Pom Poko is about tanuki. If you think you don’t know what a tanuki is, think back to Super Mario Bros. 3, to that kickass outfit Mario picks up in world 6–the one you always thought was a teddy bear suit with a raccoon tail sewn on the back. What’s this whacked-out Japanese Famicom wierdness, you probably said to yourself when you first saw it. Damn thing’s just a trumped-up raccoon tail. Waste of programming space. Only then one day you happened to be stumbling about level 6-3 in the very same crazy bear suit, perhaps chasing after the elusive Wind-Up Boot of Super Stompy-Stomp, when you happened, just by accident, to hit up and then down on the d-pad in rapid succession. Mario was likely mid-jump. There was a little poof. He dropped from the air like a stone, passed straight through a koopa and hit the ground unscathed, which all made perfect sense, because for a bare split-second, Mario had magically transformed into a potbellied, mustachioed buddha statue! In a state of utter easter-egg-finding ecstasy, you fumbled for Nintendo Power, and there you discovered that indeed, it wasn’t a bear suit at all. It was a tanuki suit.

And if that little stroll down 8-bit nostalgia lane hasn’t already reminded you how you have always loved tanuki, I advise you to go read Villa Incognito, in which Tom Robbins waxes rhapsodic on the subject of the tanuki’s giant scrotum, libido, and penchant for mischief.

Tanuki are adorable, raccoon-like creatures with unusually large balls, which Japanese folklore has endowed with a mischievous and fun-loving temperament and magical shapeshifting powers. A trickster-god figure, like the kitsune, or Loki of Norse myth, or Coyote of Native American, or Anansi of African. Which goes a long way towards explaining why I like them so much. There is in the soul of the tanuki an almost infinite capacity for jubilant, good-natured silliness. They drink, they dance, they have wild sex, they play the drums on their bellies. On top of that, a scrotum joke awaits around every corner. And it’s Studio Ghibli at the helm, as flabbergastingly innovative and different as with everything they do (except Castle in the Sky…but I’m rambling enough as it is here).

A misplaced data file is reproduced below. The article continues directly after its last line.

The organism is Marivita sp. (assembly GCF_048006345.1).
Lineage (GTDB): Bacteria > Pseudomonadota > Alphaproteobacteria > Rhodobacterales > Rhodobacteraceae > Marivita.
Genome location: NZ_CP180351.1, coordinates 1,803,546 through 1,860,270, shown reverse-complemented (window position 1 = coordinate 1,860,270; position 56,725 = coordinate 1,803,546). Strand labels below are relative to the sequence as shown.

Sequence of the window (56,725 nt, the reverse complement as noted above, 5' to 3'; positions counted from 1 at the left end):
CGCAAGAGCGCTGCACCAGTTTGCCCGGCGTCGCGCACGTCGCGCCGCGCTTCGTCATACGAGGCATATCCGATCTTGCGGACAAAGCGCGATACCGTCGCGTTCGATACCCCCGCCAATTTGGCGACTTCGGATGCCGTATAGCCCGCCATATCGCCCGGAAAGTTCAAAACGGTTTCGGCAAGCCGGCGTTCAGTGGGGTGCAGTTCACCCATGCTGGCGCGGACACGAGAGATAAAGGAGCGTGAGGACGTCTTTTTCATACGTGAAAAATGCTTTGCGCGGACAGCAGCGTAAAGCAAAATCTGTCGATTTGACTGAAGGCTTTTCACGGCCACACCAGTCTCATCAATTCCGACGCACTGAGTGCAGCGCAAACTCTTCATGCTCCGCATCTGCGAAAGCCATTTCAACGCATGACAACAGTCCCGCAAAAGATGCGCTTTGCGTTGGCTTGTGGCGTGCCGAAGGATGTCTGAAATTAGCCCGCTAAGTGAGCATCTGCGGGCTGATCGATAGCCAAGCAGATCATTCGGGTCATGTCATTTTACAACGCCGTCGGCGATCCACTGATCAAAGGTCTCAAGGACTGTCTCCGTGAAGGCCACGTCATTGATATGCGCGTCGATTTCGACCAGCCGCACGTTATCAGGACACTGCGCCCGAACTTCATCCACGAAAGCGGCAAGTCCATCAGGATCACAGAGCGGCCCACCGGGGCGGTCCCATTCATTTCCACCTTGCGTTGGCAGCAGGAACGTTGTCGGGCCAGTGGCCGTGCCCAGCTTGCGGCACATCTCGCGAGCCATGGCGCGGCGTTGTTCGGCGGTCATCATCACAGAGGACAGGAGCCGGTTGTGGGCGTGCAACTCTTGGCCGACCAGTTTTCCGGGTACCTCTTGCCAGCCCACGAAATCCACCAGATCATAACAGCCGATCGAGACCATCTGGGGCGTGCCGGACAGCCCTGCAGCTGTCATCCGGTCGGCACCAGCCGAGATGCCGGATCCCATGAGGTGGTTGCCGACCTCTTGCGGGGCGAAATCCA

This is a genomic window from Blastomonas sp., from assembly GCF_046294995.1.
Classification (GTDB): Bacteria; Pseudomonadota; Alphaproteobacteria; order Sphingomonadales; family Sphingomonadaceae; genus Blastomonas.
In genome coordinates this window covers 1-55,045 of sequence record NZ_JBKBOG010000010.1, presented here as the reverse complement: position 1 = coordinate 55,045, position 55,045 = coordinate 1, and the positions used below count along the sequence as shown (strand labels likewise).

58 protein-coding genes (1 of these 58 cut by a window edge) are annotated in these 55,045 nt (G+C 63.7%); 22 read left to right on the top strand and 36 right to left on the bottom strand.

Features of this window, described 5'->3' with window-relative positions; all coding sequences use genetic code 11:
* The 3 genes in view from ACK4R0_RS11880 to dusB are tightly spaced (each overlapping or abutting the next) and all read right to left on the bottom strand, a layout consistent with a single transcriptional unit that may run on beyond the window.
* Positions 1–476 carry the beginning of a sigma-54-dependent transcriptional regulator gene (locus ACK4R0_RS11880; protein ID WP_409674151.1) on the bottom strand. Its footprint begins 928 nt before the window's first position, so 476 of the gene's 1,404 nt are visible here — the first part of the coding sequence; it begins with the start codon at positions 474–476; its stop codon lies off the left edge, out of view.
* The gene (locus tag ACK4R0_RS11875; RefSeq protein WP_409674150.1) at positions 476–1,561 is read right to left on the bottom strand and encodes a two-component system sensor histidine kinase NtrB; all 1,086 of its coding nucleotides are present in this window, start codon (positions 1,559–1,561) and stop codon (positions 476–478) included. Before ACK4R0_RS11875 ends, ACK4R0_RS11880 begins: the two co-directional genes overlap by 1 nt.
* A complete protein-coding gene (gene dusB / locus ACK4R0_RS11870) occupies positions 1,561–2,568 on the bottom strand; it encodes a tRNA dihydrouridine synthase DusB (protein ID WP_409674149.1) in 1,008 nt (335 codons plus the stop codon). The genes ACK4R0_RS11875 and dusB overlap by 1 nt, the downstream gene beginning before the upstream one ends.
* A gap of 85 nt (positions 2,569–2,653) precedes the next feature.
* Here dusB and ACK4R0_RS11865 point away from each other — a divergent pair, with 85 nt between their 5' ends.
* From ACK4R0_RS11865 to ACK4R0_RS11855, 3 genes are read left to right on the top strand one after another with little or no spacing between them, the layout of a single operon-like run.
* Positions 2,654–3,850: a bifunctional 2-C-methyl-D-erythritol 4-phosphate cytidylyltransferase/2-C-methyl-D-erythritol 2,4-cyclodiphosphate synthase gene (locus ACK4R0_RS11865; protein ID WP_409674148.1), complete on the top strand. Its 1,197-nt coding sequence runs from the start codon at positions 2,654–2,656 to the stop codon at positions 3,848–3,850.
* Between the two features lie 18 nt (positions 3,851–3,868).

Pom Poko is funny. It’s hilarious. The tanuki are insane little furry forces of nature. I have no idea what they’re going to do next, except that it’s going to make me love them all the more. But if you watch this film and come away from it thinking “broad comedy”, well, you’ll only have bewildered and pissed me off further. If you come away from it thinking “wierd”, you’ll be right, but if that’s the only thing you can muster you’ll be a dismissive, emotionally numb flake on a stick without the capacity for critical thought, and I will bludgeon you upside the head with my scrotum.

Because the tanuki in Pom Poko aren’t just funny, they’re real. Their very shapeshifting nature allows them to appear not only as cuddly teddy bears with stripey tails and inexplicably large genitalia, but as uberstylized Japanese high pop bear archetypes in the vein of Hello Kitty, and also as actual, naturalistic, garbage-rutting, everyday tanuki, so humble and fragile and utterly un-cartoonish that when they get hit by a car they actually crumple to the ground and bleed to death. They’re a widly joyful, uncannily wise and unsettlingly endearing people whose home, whose livelihood, whose very means of understanding themselves and their place in the world is being shredded out from under them.